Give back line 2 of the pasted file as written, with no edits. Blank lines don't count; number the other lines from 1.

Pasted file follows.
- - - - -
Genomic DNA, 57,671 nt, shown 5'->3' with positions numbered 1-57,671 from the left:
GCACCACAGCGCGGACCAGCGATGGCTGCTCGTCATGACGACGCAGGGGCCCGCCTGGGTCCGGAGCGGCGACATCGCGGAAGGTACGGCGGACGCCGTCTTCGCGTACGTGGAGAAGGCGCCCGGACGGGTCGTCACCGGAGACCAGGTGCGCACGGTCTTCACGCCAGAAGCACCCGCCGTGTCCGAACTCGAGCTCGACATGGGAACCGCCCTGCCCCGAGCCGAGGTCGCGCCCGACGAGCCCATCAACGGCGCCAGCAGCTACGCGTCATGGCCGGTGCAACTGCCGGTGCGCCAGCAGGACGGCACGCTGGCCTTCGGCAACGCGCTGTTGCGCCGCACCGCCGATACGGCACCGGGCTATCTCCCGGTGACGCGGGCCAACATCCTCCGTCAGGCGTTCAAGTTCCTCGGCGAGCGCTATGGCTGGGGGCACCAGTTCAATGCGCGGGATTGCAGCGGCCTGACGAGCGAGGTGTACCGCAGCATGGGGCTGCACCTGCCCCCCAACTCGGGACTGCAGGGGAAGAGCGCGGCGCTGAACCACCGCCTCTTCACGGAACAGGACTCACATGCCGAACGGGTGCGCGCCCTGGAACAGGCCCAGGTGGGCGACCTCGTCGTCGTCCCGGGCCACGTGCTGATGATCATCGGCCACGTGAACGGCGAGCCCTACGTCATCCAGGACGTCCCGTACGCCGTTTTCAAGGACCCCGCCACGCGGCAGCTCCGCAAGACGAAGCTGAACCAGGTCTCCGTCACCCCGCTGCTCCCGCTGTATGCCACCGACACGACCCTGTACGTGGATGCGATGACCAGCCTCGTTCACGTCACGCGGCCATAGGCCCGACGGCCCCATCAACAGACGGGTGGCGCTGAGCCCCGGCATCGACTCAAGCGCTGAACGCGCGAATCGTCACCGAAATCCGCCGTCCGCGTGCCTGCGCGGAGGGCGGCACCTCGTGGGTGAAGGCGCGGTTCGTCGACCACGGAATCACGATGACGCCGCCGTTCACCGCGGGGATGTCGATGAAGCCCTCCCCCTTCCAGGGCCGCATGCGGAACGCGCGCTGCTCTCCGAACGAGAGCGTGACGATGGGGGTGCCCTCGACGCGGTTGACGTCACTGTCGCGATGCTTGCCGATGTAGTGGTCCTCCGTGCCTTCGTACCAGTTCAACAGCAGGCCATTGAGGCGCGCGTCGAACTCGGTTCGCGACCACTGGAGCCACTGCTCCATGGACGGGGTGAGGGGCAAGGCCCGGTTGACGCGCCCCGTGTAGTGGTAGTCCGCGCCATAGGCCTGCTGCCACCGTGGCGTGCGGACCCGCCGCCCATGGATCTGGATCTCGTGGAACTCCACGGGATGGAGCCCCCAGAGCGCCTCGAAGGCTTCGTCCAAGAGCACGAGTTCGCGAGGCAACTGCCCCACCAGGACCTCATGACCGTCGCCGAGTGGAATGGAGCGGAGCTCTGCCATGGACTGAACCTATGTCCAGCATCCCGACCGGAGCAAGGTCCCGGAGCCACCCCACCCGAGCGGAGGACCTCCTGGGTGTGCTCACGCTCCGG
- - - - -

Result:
GCACCACAGCGCGGACCAGCGATGGCTGCTCGTCATGACGACGCAGGGGCCCGCCTGGGTCCGGAGCGGCGACATCGCGGAAGGTACGGCGGACGCCGTCTTCGCGTACGTGGAGAAGGCGCCCGGACGGGTCGTCACCGGAGACCAGGTGCGCACGGTCTTCACGCCAGAAGCACCCGCCGTGTCCGAACTCGAGCTCGACATGGGAACCGCCCTGCCCCGAGCCGAGGTCGCGCCCGACGAGCCCATCAACGGCGCCAGCAGCTACGCGTCATGGCCGGTGCAACTGCCGGTGCGCCAGCAGGACGGCACGCTGGCCTTCGGCAACGCGCTGTTGCGCCGCACCGCCGATACGGCACCGGGCTATCTCCCGGTGACGCGGGCCAACATCCTCCGTCAGGCGTTCAAGTTCCTCGGCGAGCGCTATGGCTGGGGGCACCAGTTCAATGCGCGGGATTGCAGCGGCCTGACGAGCGAGGTGTACCGCAGCATGGGGCTGCACCTGCCCCCCAACTCGGGACTGCAGGGGAAGAGCGCGGCGCTGAACCACCGCCTCTTCACGGAACAGGACTCACATGCCGAACGGGTGCGCGCCCTGGAACAGGCCCAGGTGGGCGACCTCGTCGTCGTCCCGGGCCACGTGCTGATGATCATCGGCCACGTGAACGGCGAGCCCTACGTCATCCAGGACGTCCCGTACGCCGTTTTCAAGGACCCCGCCACGCGGCAGCTCCGCAAGACGAAGCTGAACCAGGTCTCCGTCACCCCGCTGCTCCCGCTGTATGCCACCGACACGACCCTGTACGTGGATGCGATGACCAGCCTCGTTCACGTCACGCGGCCATAGGCCCGACGGCCCCATCAACAGACGGGTGGCGCTGAGCCCCGGCATCGACTCAAGCGCTGAACGCGCGAATCGTCACCGAAATCCGCCGTCCGCGTGCCTGCGCGGAGGGCGGCACCTCGTGGGTGAAGGCGCGGTTCGTCGACCACGGAATCACGATGACGCCGCCGTTCACCGCGGGGATGTCGATGAAGCCCTCCCCCTTCCAGGGCCGCATGCGGAACGCGCGCTGCTCTCCGAACGAGAGCGTGACGATGGGGGTGCCCTCGACGCGGTTGACGTCACTGTCGCGATGCTTGCCGATGTAGTGGTCCTCCGTGCCTTCGTACCAGTTCAACAGCAGGCCATTGAGGCGCGCGTCGAACTCGGTTCGCGACCACTGGAGCCACTGCTCCATGGACGGGGTGAGGGGCAAGGCCCGGTTGACGCGCCCCGTGTAGTGGTAGTCCGCGCCATAGGCCTGCTGCCACCGTGGCGTGCGGACCCGCCGCCCATGGATCTGGATCTCGTGGAACTCCACGGGATGGAGCCCCCAGAGCGCCTCGAAGGCTTCGTCCAAGAGCACGAGTTCGCGAGGCAACTGCCCCACCAGGACCTCATGACCGTCGCCGAGTGGAATGGAGCGGAGCTCTGCCATGGACTGAACCTATGTCCAGCATCCCGACCGGAGCAAGGTCCCGGAGCCACCCCACCCGAGCGGAGGACCTCCTGGGTGTGCTCACGCTCCGG